Our duty of care to mother each other, is to fight for each other – from the farthest corners of the world, to our next door neighbor.
When a mother is awake to the needs and hopes of her sisters around the world, something profound happens. We become connected through a powerful bond that can transcend borders, religion and status. I can talk to a mother anywhere in the world about her children, and immediately we have a framework for understanding something about each other’s lives. I remember standing at a bus stop in New York City with my newborn daughter. An older lady draped in a fur coat and diamonds started speaking to me. My first thought was, “what could we possibly have in common?” She asked me if I was breastfeeding my daughter. I thought it an odd question, but as this was something that had come easily for me, I replied I was. And then she started to cry.
As we waited at that bus stop, she shared memories of having her two children in the 1950s, of being told by doctors and nurses not to breastfeed, of having her babies removed from her, and of the many interventions and rules that dominated childbirth during that time in the United States. I was left with a small insight into her deep grief, still felt almost 60 years later, at not being allowed some key experiences with her babies. I was transformed by the realization I had judged her before I knew anything about her. And grateful she had not done the same to me, or I would have missed a most treasured exchange – one that has stayed with me for almost 15 years.
I’ve been mothered by many mothers. My own, my mother-in-law, my sisters-in-law, women in my church, women in my various neighborhoods, women I’ve worked and partnered with professionally, dear friends. I’ve been mothered by women living in extremes of desperate poverty and great wealth. I’ve been mothered at bus stops and by campfires. I found that in becoming a mother, I needed mothering from others all the more.
Some of the best advice I’ve ever received was from Milly Businge, a community leader, mother of 8 and grandmother to many, who lives in rural Uganda. Milly has led a life of sacrifice and commitment to improve the lives of others. Now in her 60’s, she remains someone I will always look up to. When I met her a few years ago, I was immediately smitten by her passion and quiet fierceness. I asked her what was her best advice to other mothers. Her reply was definitive. “Stick to it. It pays off.” Now that I am in the thick of raising teenagers, I cling to that. On the surface our lives may have little in common. But she taught me well that day and her counsel has never left me.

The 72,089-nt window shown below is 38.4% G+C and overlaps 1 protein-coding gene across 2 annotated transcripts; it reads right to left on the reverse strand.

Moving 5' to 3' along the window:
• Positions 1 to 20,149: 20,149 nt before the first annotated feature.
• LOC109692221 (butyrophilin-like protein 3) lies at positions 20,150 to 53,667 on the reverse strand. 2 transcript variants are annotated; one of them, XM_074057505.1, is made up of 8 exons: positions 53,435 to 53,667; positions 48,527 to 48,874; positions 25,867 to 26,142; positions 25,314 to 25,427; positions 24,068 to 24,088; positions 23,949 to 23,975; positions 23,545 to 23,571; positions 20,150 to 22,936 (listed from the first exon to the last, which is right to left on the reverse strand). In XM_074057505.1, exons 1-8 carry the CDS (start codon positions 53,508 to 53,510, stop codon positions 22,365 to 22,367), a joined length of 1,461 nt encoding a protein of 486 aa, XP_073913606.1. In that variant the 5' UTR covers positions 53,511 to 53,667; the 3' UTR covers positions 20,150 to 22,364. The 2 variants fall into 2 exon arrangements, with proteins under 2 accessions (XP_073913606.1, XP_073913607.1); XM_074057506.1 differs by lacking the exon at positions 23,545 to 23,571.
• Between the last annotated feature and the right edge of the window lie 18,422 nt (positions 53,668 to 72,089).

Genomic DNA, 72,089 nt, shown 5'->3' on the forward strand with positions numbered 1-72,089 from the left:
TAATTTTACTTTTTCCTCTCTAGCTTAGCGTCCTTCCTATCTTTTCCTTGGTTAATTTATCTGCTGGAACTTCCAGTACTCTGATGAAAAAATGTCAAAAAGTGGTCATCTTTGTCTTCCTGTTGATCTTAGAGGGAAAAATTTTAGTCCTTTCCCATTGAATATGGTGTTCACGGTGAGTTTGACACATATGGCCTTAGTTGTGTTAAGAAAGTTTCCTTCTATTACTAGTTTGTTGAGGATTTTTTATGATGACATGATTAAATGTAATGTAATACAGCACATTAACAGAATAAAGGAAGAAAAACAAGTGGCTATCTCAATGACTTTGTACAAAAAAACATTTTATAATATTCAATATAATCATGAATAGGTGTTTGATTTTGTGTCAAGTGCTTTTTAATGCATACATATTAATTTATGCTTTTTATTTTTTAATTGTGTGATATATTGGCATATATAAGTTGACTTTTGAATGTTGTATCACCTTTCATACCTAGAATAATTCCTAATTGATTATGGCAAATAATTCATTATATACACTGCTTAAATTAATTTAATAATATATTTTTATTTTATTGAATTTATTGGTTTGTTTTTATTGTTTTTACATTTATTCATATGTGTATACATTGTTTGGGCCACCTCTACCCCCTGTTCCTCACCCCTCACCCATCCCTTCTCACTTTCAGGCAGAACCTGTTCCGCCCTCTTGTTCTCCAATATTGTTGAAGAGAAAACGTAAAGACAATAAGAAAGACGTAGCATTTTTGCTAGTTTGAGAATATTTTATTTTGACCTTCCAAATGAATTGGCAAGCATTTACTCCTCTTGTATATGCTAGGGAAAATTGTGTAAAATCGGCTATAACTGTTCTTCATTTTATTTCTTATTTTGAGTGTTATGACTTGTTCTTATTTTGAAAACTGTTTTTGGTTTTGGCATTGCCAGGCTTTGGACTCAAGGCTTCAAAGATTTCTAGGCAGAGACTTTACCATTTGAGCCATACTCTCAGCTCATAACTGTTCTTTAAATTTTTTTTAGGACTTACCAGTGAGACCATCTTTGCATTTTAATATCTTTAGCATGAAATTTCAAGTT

As we mother our children, let’s also remember to mother each other and lift each other up. Let’s remember to use our voices for each other, to speak out and speak up for those in more vulnerable circumstances, to agitate our elected leaders to make the right choices for women’s and children’s health, and to remember we are tied by this incredible connection of raising children in this world. We must fight for every woman to have proper access to healthcare when pregnant and in childbirth, for the right to breastfeeding support if that’s what works for her. We must fight for every child to get access to life-saving vaccines and protection from diseases. We must fight for every child to have clean air and proper nutrition, the right to a quality education, and safety. Our duty of care to mother each other, is to fight for each other – from the farthest corners of the world, to our next door neighbor. Now that’s a mother’s day I want to celebrate.